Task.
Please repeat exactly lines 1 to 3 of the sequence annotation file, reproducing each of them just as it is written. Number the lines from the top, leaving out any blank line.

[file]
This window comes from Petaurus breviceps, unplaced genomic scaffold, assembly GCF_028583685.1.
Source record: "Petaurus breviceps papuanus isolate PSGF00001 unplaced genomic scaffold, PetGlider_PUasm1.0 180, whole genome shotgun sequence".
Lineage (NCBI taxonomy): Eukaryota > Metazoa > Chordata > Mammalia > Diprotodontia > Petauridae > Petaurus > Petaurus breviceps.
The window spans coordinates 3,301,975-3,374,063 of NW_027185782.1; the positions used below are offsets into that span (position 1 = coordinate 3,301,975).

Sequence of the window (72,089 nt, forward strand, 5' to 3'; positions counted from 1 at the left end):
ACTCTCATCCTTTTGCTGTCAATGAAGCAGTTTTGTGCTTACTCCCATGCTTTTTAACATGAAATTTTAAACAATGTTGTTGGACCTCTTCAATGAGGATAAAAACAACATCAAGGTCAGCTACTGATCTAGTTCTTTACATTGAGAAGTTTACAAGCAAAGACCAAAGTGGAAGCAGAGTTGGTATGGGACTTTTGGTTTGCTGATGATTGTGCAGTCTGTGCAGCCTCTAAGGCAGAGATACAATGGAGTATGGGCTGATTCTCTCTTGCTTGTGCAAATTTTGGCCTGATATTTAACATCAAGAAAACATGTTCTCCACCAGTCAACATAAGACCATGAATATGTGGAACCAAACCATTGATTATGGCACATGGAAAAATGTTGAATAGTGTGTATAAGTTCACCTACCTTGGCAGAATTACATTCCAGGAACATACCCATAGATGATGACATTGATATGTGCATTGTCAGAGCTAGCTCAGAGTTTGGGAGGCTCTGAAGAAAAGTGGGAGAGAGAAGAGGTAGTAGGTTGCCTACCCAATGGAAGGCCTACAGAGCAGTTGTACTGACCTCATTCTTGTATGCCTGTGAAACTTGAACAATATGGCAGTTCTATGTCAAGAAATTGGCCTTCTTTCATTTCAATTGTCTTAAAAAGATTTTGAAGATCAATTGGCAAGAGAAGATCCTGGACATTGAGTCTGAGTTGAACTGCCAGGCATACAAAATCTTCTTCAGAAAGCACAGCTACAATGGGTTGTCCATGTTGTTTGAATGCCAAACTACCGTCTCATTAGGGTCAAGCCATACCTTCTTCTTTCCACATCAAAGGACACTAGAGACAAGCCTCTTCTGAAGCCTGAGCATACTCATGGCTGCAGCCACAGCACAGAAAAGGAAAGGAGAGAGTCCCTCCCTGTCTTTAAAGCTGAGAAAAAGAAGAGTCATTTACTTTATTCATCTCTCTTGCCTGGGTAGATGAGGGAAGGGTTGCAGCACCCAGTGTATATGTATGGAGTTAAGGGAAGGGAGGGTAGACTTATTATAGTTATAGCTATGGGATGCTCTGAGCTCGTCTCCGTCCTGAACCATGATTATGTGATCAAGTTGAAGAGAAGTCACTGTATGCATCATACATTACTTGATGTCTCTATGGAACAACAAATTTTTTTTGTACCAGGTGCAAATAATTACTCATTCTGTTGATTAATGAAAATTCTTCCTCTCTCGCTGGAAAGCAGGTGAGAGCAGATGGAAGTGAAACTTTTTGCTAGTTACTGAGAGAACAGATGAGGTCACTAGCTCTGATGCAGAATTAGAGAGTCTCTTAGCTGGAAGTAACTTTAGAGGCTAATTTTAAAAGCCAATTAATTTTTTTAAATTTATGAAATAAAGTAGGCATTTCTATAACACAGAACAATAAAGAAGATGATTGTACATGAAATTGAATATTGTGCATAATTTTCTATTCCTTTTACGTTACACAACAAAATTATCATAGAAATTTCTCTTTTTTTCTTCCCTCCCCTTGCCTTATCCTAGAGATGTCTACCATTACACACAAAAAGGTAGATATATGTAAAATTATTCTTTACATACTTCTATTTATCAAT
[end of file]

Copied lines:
This window comes from Petaurus breviceps, unplaced genomic scaffold, assembly GCF_028583685.1.
Source record: "Petaurus breviceps papuanus isolate PSGF00001 unplaced genomic scaffold, PetGlider_PUasm1.0 180, whole genome shotgun sequence".
Lineage (NCBI taxonomy): Eukaryota > Metazoa > Chordata > Mammalia > Diprotodontia > Petauridae > Petaurus > Petaurus breviceps.